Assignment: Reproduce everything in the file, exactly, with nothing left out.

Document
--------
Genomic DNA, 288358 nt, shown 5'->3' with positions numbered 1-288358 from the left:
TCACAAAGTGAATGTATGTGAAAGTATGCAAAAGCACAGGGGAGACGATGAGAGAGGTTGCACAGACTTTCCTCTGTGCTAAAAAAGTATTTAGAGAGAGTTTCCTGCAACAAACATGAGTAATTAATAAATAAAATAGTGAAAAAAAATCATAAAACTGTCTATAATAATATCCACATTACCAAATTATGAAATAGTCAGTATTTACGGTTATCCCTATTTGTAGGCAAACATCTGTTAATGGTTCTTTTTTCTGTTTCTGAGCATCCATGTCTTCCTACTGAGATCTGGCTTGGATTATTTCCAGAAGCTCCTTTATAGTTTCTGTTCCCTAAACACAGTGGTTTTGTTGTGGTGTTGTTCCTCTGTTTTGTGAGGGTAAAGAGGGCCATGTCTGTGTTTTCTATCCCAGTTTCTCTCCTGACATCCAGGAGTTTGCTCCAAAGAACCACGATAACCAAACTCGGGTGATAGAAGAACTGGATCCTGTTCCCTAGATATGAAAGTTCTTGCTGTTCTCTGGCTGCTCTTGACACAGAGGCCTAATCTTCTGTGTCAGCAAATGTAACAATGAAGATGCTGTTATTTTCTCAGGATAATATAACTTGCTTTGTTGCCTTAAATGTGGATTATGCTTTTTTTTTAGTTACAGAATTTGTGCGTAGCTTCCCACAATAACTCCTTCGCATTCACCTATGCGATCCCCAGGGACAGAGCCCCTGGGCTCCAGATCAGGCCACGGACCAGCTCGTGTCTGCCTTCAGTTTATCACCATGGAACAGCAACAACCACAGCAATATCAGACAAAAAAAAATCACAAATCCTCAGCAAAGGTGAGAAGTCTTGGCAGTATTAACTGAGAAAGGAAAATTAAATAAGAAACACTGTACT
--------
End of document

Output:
Genomic DNA, 288358 nt, shown 5'->3' with positions numbered 1-288358 from the left:
TCACAAAGTGAATGTATGTGAAAGTATGCAAAAGCACAGGGGAGACGATGAGAGAGGTTGCACAGACTTTCCTCTGTGCTAAAAAAGTATTTAGAGAGAGTTTCCTGCAACAAACATGAGTAATTAATAAATAAAATAGTGAAAAAAAATCATAAAACTGTCTATAATAATATCCACATTACCAAATTATGAAATAGTCAGTATTTACGGTTATCCCTATTTGTAGGCAAACATCTGTTAATGGTTCTTTTTTCTGTTTCTGAGCATCCATGTCTTCCTACTGAGATCTGGCTTGGATTATTTCCAGAAGCTCCTTTATAGTTTCTGTTCCCTAAACACAGTGGTTTTGTTGTGGTGTTGTTCCTCTGTTTTGTGAGGGTAAAGAGGGCCATGTCTGTGTTTTCTATCCCAGTTTCTCTCCTGACATCCAGGAGTTTGCTCCAAAGAACCACGATAACCAAACTCGGGTGATAGAAGAACTGGATCCTGTTCCCTAGATATGAAAGTTCTTGCTGTTCTCTGGCTGCTCTTGACACAGAGGCCTAATCTTCTGTGTCAGCAAATGTAACAATGAAGATGCTGTTATTTTCTCAGGATAATATAACTTGCTTTGTTGCCTTAAATGTGGATTATGCTTTTTTTTTAGTTACAGAATTTGTGCGTAGCTTCCCACAATAACTCCTTCGCATTCACCTATGCGATCCCCAGGGACAGAGCCCCTGGGCTCCAGATCAGGCCACGGACCAGCTCGTGTCTGCCTTCAGTTTATCACCATGGAACAGCAACAACCACAGCAATATCAGACAAAAAAAAATCACAAATCCTCAGCAAAGGTGAGAAGTCTTGGCAGTATTAACTGAGAAAGGAAAATTAAATAAGAAACACTGTACT